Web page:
Next big project will be along similar lines: Saints, with patronage in place of name meaning.

On a side note, I’d like to say this is turning into an interesting and ultimately fun project.  I’ve always enjoyed randomizers, more so when I have the opportunity to seed them.  I used to play a game called Age of Empires II that included several built-in random map generators, meant to give every starting player equal access to the necessary resources to win, without having the map be entirely predictable.  When an expansion came out, the company opened up the random map generation code to the public and let people go to town.  That was the last time I can remember having this much fun generating randomization files.  Just something about putting a file together, compiling it, hitting the randomize button, and seeing the fruit of my labor.  Having it work.  It appeals to the bits of me that learned programming in college and thought that would be my career.  Hell, at one point I even wrote a Visual Basic program that would automatically generate random map files for AoE2.  Yes, that’s the kind of geek I was.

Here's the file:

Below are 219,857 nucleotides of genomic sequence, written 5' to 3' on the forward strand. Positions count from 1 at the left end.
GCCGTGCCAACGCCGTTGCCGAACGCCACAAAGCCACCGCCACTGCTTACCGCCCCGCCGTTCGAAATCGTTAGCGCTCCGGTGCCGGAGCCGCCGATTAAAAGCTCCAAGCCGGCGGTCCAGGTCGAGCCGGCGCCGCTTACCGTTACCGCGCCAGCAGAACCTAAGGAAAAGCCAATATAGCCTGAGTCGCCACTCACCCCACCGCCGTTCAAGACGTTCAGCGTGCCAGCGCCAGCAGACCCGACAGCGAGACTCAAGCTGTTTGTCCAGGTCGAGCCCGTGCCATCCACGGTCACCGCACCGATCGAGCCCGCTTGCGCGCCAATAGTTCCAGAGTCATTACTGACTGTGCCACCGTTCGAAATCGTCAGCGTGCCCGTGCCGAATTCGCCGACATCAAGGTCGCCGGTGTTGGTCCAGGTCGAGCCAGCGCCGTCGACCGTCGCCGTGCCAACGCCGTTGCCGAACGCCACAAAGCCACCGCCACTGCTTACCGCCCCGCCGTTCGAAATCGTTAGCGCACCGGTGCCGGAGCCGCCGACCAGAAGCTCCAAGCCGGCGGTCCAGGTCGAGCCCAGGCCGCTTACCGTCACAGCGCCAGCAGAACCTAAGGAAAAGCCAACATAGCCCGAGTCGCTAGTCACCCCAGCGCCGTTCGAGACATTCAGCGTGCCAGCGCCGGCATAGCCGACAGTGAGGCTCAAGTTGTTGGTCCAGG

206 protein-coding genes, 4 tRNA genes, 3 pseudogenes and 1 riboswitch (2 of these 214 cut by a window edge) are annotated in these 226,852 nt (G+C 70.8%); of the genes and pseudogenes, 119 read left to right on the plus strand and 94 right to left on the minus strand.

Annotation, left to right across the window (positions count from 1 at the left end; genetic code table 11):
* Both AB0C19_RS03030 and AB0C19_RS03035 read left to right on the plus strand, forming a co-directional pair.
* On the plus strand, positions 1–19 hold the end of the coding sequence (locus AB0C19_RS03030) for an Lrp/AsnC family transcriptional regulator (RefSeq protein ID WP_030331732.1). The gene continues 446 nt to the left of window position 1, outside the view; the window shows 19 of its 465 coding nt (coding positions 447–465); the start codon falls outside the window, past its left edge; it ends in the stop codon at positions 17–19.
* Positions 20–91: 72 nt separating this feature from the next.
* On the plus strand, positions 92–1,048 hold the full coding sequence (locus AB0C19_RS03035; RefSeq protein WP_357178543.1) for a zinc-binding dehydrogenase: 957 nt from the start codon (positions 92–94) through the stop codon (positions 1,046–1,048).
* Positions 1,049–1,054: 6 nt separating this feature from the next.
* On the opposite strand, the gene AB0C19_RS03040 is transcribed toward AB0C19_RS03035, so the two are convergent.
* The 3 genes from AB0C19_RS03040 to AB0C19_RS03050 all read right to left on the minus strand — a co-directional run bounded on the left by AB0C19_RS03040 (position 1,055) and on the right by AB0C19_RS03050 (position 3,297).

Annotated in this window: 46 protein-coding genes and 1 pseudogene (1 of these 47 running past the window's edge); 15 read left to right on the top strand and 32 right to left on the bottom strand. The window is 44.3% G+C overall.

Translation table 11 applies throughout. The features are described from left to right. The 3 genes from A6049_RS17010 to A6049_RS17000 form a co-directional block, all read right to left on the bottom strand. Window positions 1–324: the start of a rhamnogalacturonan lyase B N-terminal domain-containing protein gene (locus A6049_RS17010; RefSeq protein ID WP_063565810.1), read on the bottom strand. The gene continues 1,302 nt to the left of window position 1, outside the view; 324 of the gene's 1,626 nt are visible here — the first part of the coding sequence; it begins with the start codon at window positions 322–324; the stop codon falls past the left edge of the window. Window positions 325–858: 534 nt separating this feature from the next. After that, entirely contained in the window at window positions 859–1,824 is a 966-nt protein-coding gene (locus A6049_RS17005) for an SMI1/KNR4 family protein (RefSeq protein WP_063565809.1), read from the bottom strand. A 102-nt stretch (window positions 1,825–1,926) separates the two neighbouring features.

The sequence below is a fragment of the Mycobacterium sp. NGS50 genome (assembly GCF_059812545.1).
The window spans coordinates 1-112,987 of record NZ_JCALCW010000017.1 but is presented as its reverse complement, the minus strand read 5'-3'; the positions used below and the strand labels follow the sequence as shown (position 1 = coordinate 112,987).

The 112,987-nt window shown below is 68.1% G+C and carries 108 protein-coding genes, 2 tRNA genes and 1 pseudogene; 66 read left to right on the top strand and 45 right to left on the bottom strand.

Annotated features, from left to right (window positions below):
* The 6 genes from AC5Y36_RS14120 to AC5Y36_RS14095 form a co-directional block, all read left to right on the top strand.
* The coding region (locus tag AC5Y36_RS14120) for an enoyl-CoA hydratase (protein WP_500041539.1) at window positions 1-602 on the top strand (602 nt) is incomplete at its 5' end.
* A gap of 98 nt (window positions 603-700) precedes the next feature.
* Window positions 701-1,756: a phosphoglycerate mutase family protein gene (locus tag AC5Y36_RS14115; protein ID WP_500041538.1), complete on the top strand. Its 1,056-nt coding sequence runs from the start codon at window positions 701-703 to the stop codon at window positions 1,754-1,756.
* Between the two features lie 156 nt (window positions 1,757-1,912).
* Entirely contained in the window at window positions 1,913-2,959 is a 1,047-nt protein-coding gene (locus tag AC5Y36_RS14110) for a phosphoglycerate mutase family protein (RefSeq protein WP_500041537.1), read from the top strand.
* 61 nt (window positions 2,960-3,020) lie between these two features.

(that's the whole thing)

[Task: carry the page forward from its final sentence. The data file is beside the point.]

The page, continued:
So, as with all the files, share.  Use.  Enjoy!  And let me know if they’re helpful, or if there’s any glaring problems with them.

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Naming Names

It’s odd to think that anyone was ever born with the name Bertha.  Or Mabel.  These are names that only apply to people later in their lives, women who step forth one day fully realized.  Yet if you were to look at the Social Security Administration’s list of the most popular baby names for given years, both were among the 50 most popular names for baby girls in the years 1911 and 1912.  By today both names have fallen out of even the top 1000, meaning you’re far more likely to find a Mabel celebrating her first century than a Mabel cooing in a nursery.  According to the list of the most popular names in 2010, those babies are far more likely to be named Khloe (#42) or either Zoe or Zoey (#31 and #47 respectively).  Even Mary, a name that was the #1 most popular name for a baby girl from the earliest SSA records in 1879 through 1946 and again from 1953-1961, has now fallen out of the top 100.